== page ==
Let’s see what happens to the dust…

    Although, I really don’t see much point in such exorcisms for a “sporting” pistol.
    It is much more interesting to find out how the device will behave during continuous shooting without cleaning.
    Especially with “dirty” ammunition.
    And, especially, with +P ammo, especially in the iron case.

  8. Seems like a fair test to me. If you had dropped this on a real shoot in to all that mud you would have had to have done a strip to clean out the barrel, (or risk it blowing up in your face) so wiping 80% of the crap off anyway

  9. I’m a geologist. In my view this is a flawed test because it was conducted in a desert environment where clay is a minor constituent of the surface sediments. The major constituent of “mud” is clay and silt size particles.

    I suggest a proper test would be to drop it in a puddle instead of a bucket, pick it up, shake it in the water and then fire. That is a better simulation of what someone should do in a combat situation. Stir up the puddle, let it settle for 5-10 minutes before dropping it into the puddle. If the puddle won’t last that long the test is completely specious.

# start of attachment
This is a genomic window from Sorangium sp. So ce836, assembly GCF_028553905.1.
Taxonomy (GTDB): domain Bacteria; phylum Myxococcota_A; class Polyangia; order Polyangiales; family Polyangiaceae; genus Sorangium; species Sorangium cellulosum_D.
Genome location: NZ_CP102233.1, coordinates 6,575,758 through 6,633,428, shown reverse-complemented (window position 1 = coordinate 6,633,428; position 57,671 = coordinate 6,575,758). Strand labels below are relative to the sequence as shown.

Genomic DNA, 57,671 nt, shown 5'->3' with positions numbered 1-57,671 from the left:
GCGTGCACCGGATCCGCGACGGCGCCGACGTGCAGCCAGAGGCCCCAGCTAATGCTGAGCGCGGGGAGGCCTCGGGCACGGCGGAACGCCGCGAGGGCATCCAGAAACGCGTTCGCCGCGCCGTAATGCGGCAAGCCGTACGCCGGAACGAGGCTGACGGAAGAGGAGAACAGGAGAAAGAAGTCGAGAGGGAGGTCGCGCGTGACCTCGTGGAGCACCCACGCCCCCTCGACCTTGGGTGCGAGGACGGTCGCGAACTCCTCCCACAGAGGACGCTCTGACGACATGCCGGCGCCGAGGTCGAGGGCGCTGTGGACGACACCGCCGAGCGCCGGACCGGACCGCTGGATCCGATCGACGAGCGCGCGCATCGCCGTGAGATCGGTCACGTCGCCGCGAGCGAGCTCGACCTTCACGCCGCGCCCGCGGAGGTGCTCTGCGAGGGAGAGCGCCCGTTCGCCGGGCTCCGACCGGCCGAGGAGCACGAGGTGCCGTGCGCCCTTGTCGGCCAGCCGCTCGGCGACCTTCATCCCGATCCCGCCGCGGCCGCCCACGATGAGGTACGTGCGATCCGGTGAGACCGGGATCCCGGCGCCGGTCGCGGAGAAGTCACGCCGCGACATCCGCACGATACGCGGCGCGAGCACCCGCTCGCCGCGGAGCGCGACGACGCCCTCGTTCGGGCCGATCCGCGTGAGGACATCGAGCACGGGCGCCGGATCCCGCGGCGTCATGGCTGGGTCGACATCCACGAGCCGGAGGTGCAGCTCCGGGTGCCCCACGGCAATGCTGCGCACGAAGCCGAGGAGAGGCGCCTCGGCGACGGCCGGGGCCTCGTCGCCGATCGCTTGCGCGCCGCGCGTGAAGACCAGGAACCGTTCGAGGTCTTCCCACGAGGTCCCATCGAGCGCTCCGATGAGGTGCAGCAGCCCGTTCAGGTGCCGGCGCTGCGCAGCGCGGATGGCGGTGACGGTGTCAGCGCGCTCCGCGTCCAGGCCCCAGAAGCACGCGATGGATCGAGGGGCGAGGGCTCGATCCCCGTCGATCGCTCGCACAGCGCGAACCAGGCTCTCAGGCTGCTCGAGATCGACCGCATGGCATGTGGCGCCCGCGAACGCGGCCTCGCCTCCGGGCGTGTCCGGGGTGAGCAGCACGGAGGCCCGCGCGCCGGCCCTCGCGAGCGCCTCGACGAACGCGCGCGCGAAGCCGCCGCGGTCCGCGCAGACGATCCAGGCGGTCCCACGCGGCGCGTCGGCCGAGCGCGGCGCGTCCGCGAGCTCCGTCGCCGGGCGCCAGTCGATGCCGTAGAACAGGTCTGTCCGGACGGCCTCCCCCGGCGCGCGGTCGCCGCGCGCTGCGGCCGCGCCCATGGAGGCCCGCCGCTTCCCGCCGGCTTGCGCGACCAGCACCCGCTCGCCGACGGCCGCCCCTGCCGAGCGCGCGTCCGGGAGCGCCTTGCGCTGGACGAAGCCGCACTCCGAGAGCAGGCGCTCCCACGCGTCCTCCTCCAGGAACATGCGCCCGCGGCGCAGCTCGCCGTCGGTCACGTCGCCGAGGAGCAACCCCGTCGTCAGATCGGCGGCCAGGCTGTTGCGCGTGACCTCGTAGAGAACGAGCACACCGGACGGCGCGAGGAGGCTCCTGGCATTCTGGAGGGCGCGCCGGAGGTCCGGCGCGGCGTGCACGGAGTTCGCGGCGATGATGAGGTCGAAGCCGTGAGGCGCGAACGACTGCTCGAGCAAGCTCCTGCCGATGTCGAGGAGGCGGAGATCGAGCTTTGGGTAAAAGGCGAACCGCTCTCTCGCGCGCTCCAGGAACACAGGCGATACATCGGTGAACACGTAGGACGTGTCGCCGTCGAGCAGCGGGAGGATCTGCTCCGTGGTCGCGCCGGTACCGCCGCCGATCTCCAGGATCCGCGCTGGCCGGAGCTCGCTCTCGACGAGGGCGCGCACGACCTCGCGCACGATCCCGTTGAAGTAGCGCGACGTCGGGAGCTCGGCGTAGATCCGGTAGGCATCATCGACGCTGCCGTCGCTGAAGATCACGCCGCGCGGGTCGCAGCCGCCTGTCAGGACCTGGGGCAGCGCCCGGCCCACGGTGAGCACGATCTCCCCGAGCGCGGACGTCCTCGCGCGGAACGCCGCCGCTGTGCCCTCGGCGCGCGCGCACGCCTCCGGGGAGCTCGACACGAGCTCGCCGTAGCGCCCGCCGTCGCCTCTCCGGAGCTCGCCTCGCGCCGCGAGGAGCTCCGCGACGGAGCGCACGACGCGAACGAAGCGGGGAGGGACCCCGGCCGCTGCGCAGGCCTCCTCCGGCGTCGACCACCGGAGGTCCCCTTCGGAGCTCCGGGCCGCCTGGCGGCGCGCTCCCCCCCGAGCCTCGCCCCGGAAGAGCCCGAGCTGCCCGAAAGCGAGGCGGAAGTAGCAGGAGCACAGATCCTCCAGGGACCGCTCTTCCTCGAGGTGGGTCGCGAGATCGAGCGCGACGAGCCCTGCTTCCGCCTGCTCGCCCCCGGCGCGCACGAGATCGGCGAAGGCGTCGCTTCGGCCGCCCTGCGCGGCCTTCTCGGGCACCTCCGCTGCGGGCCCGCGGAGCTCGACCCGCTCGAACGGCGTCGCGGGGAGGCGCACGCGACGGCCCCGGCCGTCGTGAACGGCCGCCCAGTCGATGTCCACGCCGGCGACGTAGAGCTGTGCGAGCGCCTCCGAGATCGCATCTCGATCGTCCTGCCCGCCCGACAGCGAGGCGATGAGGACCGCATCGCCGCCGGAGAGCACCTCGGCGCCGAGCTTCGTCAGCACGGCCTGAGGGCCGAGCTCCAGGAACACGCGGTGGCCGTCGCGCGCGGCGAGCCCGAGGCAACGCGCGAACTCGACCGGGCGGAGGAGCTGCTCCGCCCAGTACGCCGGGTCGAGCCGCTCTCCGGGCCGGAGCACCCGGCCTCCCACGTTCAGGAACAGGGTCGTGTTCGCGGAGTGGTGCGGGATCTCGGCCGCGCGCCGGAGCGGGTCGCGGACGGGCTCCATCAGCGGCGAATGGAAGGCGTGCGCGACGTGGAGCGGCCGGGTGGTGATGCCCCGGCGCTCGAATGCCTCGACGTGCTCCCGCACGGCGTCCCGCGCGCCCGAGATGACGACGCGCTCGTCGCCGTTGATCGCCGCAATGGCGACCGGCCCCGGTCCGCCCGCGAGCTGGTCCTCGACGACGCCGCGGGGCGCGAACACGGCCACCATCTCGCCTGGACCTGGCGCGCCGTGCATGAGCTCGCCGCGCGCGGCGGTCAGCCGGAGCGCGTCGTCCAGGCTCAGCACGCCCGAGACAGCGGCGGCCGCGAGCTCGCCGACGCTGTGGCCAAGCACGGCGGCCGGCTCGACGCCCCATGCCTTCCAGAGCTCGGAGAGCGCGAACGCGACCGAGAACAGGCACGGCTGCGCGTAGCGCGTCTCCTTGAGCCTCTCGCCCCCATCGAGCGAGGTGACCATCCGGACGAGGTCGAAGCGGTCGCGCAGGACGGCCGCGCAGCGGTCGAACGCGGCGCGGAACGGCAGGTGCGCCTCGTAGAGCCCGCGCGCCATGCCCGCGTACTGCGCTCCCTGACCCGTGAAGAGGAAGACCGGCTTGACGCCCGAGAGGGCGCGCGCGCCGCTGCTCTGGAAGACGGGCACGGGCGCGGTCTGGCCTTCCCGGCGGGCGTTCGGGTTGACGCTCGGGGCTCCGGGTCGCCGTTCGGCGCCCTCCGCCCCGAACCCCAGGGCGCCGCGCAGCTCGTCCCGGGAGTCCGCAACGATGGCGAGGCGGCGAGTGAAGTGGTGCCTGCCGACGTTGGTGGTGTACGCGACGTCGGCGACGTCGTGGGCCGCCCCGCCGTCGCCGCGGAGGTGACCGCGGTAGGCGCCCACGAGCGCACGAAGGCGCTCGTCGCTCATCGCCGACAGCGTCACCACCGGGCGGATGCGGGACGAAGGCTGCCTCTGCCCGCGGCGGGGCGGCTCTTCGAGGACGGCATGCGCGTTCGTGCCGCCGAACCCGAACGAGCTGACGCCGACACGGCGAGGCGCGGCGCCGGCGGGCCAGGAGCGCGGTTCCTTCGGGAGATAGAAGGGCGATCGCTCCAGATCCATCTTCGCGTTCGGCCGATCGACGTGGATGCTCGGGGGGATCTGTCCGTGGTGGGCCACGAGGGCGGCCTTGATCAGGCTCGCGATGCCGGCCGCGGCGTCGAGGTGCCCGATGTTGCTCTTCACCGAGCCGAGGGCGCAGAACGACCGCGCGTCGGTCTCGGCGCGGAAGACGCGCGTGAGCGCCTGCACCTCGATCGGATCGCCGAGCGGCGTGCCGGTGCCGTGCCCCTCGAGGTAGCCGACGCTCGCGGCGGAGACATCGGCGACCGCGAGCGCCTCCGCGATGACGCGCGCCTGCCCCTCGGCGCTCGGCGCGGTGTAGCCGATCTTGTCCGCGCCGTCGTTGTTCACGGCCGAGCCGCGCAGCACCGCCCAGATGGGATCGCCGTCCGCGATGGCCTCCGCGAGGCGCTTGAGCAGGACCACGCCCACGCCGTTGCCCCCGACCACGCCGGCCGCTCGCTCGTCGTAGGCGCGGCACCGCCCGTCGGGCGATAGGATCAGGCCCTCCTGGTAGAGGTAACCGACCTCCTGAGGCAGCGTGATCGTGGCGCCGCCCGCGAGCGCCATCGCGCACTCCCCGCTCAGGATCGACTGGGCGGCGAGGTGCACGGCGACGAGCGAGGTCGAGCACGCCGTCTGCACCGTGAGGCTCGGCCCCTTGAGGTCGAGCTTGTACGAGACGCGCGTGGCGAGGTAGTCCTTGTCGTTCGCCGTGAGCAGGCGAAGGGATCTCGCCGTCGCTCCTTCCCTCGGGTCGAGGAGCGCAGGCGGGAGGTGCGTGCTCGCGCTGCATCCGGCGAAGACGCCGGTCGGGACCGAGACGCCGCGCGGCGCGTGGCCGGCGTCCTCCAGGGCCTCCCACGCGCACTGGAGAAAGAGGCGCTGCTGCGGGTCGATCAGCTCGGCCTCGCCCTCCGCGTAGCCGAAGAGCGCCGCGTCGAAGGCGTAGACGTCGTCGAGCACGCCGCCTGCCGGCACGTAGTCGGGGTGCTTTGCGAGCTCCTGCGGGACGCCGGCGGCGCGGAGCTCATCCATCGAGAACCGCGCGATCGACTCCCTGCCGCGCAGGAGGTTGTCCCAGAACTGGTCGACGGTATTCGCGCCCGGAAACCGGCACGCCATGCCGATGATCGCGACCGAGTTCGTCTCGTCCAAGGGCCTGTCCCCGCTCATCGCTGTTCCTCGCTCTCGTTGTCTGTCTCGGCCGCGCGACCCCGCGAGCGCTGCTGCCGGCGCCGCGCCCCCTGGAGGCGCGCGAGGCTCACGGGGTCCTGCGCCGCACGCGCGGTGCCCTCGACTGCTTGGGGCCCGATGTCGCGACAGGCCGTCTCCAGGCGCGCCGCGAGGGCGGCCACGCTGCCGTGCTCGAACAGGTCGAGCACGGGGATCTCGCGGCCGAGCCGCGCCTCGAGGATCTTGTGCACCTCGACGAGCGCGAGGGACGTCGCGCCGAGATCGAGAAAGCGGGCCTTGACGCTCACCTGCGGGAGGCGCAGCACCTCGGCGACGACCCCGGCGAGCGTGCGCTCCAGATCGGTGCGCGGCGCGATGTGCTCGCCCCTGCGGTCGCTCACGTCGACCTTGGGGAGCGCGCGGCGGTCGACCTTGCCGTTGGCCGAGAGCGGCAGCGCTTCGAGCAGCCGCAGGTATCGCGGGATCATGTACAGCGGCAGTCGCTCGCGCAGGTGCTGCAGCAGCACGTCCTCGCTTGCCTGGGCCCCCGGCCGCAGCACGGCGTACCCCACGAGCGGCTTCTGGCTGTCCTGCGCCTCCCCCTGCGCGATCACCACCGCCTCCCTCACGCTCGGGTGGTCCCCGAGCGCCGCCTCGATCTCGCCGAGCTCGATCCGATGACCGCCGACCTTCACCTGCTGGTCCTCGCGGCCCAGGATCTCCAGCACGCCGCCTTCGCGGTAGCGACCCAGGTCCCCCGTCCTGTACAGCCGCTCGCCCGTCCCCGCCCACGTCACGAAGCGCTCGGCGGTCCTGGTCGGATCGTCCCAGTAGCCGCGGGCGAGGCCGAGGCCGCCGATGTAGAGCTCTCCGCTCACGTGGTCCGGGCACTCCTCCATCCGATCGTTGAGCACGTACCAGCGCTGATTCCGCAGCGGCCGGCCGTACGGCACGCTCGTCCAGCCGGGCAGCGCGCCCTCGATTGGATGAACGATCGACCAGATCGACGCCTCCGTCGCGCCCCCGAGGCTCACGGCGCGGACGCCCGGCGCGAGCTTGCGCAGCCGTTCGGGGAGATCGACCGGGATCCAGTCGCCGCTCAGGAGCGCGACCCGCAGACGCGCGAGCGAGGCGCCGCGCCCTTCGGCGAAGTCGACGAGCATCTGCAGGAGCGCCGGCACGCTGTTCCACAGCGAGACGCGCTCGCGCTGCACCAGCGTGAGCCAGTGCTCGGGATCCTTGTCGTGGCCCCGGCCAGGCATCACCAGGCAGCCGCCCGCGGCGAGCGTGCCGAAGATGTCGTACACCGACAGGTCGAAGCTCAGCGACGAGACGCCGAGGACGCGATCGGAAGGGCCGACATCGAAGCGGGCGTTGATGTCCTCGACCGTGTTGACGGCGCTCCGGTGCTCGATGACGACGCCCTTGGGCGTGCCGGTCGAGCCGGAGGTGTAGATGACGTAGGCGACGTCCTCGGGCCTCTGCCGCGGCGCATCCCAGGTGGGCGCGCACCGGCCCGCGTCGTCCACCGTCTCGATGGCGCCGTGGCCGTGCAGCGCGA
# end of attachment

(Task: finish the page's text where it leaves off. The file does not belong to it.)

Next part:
I experienced significant angst watching the video with that much sand in the action.

    And please! Before you submit the pistol to any more abuse, do a slow motion video of it operating.

    • I’m gonna reiterate it, again: A realistic mud test would not be to simply drop the pistol into a puddle or some mud, somewhere. That’s way less traumatic than what usually happens in the real world.

      You want realism? I’d suggest taking the pistol, putting it in the holster you’re likely to be carrying it in, attaching a rope to it, and then dragging the whole thing across a suitable body of water in the environment you’re likely to be fighting in. Said “body of water” might be a “pristine” alpine stream filled with fine glacial tilth, or it might be that dirt road that successive columns of tanks has churned up into a waist-deep morass of pudding-consistency fine mud. To really test the combined holster/pistol combo, you’d drag it back and forth a couple of times, simulating what would happen were you to have to low-crawl through the crap with it on your chest or hip…

      Frankly, if anything? Ian is being incredibly gentle with the weapons that I’ve seen him mud-testing. Y’all just haven’t lived when it comes to cleaning a weapon out until you’ve been handed something that has been fished out of a desert wadi a week after it was lost in a flash-flood, and then found again with a mine detector and excavated out of two feet of congealed former mud that has returned to a state of “caliche”…

      You’ll know you’re right fscked when you’re blithely informed that they had to resort to getting out the jackhammers with spade bits from the air compressor trailer to get said weapon out of its tomb.